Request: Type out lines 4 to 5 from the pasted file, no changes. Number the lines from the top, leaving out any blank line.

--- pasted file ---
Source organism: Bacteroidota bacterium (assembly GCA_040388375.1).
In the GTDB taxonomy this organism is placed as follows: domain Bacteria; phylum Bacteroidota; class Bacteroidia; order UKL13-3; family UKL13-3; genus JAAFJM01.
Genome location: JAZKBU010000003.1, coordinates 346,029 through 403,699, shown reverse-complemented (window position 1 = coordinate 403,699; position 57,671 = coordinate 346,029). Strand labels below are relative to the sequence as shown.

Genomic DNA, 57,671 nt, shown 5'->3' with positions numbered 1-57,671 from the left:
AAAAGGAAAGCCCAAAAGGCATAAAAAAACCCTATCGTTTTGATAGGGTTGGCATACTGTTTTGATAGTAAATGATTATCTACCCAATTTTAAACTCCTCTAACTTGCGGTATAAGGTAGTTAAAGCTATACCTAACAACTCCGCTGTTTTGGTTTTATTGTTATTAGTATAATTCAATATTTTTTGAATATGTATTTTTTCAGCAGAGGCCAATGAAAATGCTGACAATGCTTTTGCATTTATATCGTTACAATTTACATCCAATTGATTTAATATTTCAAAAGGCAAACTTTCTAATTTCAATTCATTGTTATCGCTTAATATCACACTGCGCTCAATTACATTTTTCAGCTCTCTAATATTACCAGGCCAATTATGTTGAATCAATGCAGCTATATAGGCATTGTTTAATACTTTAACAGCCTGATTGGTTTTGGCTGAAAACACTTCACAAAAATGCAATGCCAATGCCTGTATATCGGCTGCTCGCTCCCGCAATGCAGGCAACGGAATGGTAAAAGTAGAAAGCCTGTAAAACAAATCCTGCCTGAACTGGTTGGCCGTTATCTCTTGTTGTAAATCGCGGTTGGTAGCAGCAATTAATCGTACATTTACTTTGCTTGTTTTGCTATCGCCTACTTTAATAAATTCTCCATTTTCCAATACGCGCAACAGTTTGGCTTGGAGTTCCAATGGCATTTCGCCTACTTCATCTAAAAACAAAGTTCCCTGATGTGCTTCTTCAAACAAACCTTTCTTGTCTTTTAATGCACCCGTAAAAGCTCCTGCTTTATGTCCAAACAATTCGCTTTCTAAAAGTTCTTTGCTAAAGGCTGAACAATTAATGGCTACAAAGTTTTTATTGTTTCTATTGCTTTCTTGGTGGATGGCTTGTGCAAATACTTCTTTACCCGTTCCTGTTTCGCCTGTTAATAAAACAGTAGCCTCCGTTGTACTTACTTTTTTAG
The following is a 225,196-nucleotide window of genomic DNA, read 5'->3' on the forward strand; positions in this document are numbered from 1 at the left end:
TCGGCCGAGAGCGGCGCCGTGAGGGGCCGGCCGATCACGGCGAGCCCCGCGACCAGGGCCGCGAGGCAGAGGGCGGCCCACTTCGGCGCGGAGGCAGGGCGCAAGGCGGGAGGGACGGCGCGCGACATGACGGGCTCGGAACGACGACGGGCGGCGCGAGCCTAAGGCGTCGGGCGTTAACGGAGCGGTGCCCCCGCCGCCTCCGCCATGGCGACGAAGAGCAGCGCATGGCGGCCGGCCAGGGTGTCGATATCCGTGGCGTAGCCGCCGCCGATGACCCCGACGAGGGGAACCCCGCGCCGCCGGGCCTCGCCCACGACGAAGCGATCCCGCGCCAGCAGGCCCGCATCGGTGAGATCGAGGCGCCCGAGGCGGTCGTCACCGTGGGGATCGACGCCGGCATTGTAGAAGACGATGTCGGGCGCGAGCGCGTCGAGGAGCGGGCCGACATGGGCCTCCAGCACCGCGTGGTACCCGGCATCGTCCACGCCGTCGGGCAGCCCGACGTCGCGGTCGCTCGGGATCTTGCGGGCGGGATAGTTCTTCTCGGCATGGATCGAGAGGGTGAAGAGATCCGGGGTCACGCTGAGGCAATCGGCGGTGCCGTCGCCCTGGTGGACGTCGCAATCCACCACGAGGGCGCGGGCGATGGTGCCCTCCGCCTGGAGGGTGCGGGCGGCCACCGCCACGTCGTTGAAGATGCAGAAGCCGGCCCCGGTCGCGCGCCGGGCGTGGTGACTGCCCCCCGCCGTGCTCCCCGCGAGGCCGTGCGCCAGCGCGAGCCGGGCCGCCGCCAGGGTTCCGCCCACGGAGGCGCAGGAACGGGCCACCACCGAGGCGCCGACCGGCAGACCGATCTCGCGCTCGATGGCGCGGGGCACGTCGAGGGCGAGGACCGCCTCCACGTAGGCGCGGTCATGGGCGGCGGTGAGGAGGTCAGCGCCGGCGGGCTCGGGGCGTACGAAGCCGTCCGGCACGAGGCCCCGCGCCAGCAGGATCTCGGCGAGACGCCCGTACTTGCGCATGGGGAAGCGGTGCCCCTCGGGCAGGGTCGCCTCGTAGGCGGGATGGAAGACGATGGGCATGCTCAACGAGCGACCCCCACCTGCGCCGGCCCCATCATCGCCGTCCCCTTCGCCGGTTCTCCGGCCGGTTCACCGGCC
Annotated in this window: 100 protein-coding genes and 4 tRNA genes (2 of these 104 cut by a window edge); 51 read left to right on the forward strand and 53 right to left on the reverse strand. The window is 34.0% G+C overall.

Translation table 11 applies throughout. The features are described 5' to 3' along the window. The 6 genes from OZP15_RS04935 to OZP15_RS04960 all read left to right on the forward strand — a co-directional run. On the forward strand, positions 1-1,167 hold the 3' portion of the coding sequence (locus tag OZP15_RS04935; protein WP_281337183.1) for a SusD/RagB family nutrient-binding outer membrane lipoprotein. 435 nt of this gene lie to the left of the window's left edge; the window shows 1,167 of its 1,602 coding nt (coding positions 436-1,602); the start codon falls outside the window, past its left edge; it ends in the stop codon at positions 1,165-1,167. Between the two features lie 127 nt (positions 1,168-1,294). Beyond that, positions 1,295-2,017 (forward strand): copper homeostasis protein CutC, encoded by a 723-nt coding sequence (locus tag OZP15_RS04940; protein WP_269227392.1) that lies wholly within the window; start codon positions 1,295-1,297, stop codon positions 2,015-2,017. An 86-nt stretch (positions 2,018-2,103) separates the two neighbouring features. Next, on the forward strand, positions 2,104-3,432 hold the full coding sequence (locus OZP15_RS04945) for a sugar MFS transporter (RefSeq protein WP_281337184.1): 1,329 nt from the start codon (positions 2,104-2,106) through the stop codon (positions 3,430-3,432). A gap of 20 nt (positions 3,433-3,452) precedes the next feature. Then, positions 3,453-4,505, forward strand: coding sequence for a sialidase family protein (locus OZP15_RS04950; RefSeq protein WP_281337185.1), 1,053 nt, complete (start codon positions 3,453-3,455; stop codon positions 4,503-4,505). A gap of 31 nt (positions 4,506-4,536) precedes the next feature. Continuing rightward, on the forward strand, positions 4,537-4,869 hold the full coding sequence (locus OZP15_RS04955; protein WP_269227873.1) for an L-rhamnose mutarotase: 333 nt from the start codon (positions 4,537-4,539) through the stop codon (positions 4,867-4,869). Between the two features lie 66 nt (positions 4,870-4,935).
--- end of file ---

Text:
Genomic DNA, 57,671 nt, shown 5'->3' with positions numbered 1-57,671 from the left:
AAAAGGAAAGCCCAAAAGGCATAAAAAAACCCTATCGTTTTGATAGGGTTGGCATACTGTTTTGATAGTAAATGATTATCTACCCAATTTTAAACTCCTCTAACTTGCGGTATAAGGTAGTTAAAGCTATACCTAACAACTCCGCTGTTTTGGTTTTATTGTTATTAGTATAATTCAATATTTTTTGAATATGTATTTTTTCAGCAGAGGCCAATGAAAATGCTGACAATGCTTTTGCATTTATATCGTTACAATTTACATCCAATTGATTTAATATTTCAAAAGGCAAACTTTCTAATTTCAATTCATTGTTATCGCTTAATATCACACTGCGCTCAATTACATTTTTCAGCTCTCTAATATTACCAGGCCAATTATGTTGAATCAATGCAGCTATATAGGCATTGTTTAATACTTTAACAGCCTGATTGGTTTTGGCTGAAAACACTTCACAAAAATGCAATGCCAATGCCTGTATATCGGCTGCTCGCTCCCGCAATGCAGGCAACGGAATGGTAAAAGTAGAAAGCCTGTAAAACAAATCCTGCCTGAACTGGTTGGCCGTTATCTCTTGTTGTAAATCGCGGTTGGTAGCAGCAATTAATCGTACATTTACTTTGCTTGTTTTGCTATCGCCTACTTTAATAAATTCTCCATTTTCCAATACGCGCAACAGTTTGGCTTGGAGTTCCAATGGCATTTCGCCTACTTCATCTAAAAACAAAGTTCCCTGATGTGCTTCTTCAAACAAACCTTTCTTGTCTTTTAATGCACCCGTAAAAGCTCCTGCTTTATGTCCAAACAATTCGCTTTCTAAAAGTTCTTTGCTAAAGGCTGAACAATTAATGGCTACAAAGTTTTTATTGTTTCTATTGCTTTCTTGGTGGATGGCTTGTGCAAATACTTCTTTACCCGTTCCTGTTTCGCCTGTTAATAAAACAGTAGCCTCCGTTGTACTTACTTTTTTAG